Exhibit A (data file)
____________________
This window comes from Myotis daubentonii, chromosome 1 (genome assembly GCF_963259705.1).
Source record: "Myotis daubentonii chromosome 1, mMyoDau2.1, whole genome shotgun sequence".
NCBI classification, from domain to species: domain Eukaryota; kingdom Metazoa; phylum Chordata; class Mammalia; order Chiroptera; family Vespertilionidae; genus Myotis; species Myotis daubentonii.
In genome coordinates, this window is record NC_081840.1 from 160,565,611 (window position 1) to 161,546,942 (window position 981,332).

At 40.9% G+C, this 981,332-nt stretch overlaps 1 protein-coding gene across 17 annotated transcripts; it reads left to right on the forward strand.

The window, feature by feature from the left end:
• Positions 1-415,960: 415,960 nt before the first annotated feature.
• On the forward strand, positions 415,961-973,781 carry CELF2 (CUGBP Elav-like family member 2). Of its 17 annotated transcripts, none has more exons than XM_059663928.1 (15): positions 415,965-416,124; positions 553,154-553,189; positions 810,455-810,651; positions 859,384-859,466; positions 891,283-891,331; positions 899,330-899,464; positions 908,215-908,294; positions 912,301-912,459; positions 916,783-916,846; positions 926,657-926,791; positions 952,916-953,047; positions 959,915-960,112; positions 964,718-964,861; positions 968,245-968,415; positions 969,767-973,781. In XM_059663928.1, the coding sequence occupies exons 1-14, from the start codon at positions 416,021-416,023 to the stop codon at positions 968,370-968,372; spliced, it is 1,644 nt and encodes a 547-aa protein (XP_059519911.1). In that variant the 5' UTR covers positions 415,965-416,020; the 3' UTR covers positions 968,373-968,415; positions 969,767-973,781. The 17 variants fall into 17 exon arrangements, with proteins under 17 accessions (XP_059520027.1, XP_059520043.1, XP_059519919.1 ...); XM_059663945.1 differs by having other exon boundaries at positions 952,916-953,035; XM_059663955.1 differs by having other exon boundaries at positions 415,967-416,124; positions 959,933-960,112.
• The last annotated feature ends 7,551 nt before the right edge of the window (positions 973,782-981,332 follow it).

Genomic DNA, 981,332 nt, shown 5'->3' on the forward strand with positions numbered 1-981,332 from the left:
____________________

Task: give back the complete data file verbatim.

This window comes from Myotis daubentonii, chromosome 1 (genome assembly GCF_963259705.1).
Source record: "Myotis daubentonii chromosome 1, mMyoDau2.1, whole genome shotgun sequence".
NCBI classification, from domain to species: domain Eukaryota; kingdom Metazoa; phylum Chordata; class Mammalia; order Chiroptera; family Vespertilionidae; genus Myotis; species Myotis daubentonii.
In genome coordinates, this window is record NC_081840.1 from 160,565,611 (window position 1) to 161,546,942 (window position 981,332).

At 40.9% G+C, this 981,332-nt stretch overlaps 1 protein-coding gene across 17 annotated transcripts; it reads left to right on the forward strand.

The window, feature by feature from the left end:
• Positions 1-415,960: 415,960 nt before the first annotated feature.
• On the forward strand, positions 415,961-973,781 carry CELF2 (CUGBP Elav-like family member 2). Of its 17 annotated transcripts, none has more exons than XM_059663928.1 (15): positions 415,965-416,124; positions 553,154-553,189; positions 810,455-810,651; positions 859,384-859,466; positions 891,283-891,331; positions 899,330-899,464; positions 908,215-908,294; positions 912,301-912,459; positions 916,783-916,846; positions 926,657-926,791; positions 952,916-953,047; positions 959,915-960,112; positions 964,718-964,861; positions 968,245-968,415; positions 969,767-973,781. In XM_059663928.1, the coding sequence occupies exons 1-14, from the start codon at positions 416,021-416,023 to the stop codon at positions 968,370-968,372; spliced, it is 1,644 nt and encodes a 547-aa protein (XP_059519911.1). In that variant the 5' UTR covers positions 415,965-416,020; the 3' UTR covers positions 968,373-968,415; positions 969,767-973,781. The 17 variants fall into 17 exon arrangements, with proteins under 17 accessions (XP_059520027.1, XP_059520043.1, XP_059519919.1 ...); XM_059663945.1 differs by having other exon boundaries at positions 952,916-953,035; XM_059663955.1 differs by having other exon boundaries at positions 415,967-416,124; positions 959,933-960,112.
• The last annotated feature ends 7,551 nt before the right edge of the window (positions 973,782-981,332 follow it).

Genomic DNA, 981,332 nt, shown 5'->3' on the forward strand with positions numbered 1-981,332 from the left: